hide Matching Documents

The documents where this entity occurs most often are shown below. Click on a document to open it.

Document Max. Freq Min. Freq
Southern Historical Society Papers, Volume 35. (ed. Reverend J. William Jones) 6 0 Browse Search
Southern Historical Society Papers, Volume 31. (ed. Reverend J. William Jones) 4 0 Browse Search
William Boynton, Sherman's Historical Raid 2 2 Browse Search
View all matching documents...

Your search returned 12 results in 3 document sections:

William Boynton, Sherman's Historical Raid, Chapter 3: (search)
times, and found that the woods were swarming with rebel cavalry along the entire front of my line, and the pickets claimed to have discovered infantry and artillery. Several times during the day I reported these facts to General Sherman. Colonel Hilderbrand, of the Third Brigade, and other officers, visited the picket line with me during the day. It was well understood all that day and night throughout Sherman's division, that there was a large rebel force immediately in our front. I consultregiment about two hundred paces in the woods, and formed line of battle in pursuance of your order. I ordered my regiment to open fire, with the left thrown back, and did great execution among the enemy, who retired into the hollow. Colonel Hilderbrand, commanding Third Brigade, Sherman's division, says: Early on the morning of Sunday, 6th inst., our pickets were fired on, and shortly after seven o'clock the enemy appeared in force, presenting himself in columns of regiments at leas
Southern Historical Society Papers, Volume 31. (ed. Reverend J. William Jones), chapter 1.46 (search)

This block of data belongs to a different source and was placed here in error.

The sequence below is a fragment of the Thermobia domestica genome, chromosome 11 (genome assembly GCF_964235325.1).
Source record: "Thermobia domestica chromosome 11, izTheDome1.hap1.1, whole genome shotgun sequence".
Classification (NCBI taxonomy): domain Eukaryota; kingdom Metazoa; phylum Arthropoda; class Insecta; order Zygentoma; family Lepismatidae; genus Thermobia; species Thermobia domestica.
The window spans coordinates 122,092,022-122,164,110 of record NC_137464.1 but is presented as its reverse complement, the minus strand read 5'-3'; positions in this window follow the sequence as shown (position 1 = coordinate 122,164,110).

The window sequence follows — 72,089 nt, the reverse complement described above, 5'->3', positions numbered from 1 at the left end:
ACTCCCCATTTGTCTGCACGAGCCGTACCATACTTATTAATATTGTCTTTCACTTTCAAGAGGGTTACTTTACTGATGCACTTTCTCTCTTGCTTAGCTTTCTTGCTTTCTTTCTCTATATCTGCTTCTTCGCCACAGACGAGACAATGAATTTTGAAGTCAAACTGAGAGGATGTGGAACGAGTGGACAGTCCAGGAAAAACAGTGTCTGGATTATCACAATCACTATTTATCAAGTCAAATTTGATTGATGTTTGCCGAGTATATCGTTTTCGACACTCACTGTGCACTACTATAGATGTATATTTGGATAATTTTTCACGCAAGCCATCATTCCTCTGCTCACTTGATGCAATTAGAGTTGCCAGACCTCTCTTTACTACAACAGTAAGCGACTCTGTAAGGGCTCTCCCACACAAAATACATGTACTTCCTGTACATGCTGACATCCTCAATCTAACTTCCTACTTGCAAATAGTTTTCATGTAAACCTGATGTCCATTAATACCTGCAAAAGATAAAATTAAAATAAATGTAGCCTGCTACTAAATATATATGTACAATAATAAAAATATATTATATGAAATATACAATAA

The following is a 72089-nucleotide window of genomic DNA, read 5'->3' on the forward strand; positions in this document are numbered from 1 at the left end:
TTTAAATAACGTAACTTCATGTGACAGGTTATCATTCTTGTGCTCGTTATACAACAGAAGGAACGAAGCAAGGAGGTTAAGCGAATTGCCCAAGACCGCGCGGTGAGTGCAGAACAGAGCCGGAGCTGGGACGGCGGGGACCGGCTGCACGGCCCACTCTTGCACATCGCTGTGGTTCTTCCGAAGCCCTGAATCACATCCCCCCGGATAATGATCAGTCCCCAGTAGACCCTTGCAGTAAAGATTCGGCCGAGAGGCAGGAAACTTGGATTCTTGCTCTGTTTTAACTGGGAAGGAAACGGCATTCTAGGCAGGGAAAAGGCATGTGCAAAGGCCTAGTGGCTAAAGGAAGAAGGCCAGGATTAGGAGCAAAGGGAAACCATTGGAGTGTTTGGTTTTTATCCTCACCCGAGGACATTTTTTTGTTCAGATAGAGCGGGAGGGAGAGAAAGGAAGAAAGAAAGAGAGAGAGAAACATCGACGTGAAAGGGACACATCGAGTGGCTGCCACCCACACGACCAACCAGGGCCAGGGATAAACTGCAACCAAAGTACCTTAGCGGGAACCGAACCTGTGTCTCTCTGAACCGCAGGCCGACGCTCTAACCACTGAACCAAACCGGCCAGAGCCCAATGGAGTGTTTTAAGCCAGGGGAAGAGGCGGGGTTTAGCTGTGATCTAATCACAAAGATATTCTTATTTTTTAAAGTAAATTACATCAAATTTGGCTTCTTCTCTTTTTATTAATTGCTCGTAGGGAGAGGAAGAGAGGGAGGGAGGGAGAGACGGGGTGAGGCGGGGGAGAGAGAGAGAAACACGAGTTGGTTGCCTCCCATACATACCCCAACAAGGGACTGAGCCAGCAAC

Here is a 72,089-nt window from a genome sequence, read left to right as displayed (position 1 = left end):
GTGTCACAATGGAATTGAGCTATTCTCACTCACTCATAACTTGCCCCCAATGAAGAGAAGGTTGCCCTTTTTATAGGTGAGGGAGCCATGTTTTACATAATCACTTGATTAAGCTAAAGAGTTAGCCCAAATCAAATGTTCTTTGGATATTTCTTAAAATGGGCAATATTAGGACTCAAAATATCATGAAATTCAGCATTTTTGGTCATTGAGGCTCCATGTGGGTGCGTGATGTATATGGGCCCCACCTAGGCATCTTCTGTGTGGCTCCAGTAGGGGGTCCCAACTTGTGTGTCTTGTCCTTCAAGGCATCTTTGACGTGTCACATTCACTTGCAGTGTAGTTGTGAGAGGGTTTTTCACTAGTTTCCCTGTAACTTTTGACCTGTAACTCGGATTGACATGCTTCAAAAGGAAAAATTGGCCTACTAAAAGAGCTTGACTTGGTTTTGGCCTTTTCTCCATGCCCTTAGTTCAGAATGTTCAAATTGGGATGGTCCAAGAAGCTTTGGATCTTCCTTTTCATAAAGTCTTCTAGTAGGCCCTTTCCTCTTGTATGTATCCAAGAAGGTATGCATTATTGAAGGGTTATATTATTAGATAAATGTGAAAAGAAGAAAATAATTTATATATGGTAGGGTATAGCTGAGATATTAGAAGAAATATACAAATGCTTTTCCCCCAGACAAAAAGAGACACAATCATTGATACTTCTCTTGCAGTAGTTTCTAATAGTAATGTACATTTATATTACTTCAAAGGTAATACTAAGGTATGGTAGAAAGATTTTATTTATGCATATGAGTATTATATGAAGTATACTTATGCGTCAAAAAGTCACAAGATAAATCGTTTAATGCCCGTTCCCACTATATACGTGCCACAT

e scattered around in disorder, while the Confederates moved swiftly through the woods in search of them. The Confederates were inspired by hopes of victory, and surged onward until the white tents could be seen through the mist and trees. Hilderbrand's Brigade of Sherman's Division was the first to receive the attack. His sentinels, taken by surprise, fired off their guns as they ran, closely pursued by the Confederates. There has never been a more complete surprise of an army in history. Officers and men were killed or wounded in their beds, while large numbers ran without taking time to pick up guns or anything else. Hilderbrand's Brigade (Ohioans) were swept from the earth, almost, and so badly scattered that they were not formed during the battle. Those escaping had no heart to return. Next Prentiss' Division was assailed and driven in great confusion. In the mentime three brigades of Sherman's Division, on the left, aroused by the din and uproar, had time to form
Southern Historical Society Papers, Volume 35. (ed. Reverend J. William Jones), chapter 1.54 (search)
f the Confederates. By a mischance, their left had not been thrown sufficiently near to Owl Creek so when the collision came it was only with the left brigade (Hilderbrand's) of Sherman's Division; but it fell with overwhelming force upon Prentiss from flank to flank. Their sentinels, taken by surprise, were run in, with barely tme to clutch either arms or accoutrements. Nevertheless, few prisoners were taken, nor were many either killed or wounded in the first stage of the battles. Hilderbrand's Brigade of Ohioans, swept by the violence of the onslaught from its campaign, scattered, and was heard of no more as a belligerent organization on that field.the shock of the onset only affected Sherman's left brigade. Had it fallen with full force upon his entire division, it is manifest that that which happened to Hilderbrand's Brigade would have befallen it. The entire division must have been swept away as that brigade was, and been driven rearward so rapidly upon McClernand's, Hurl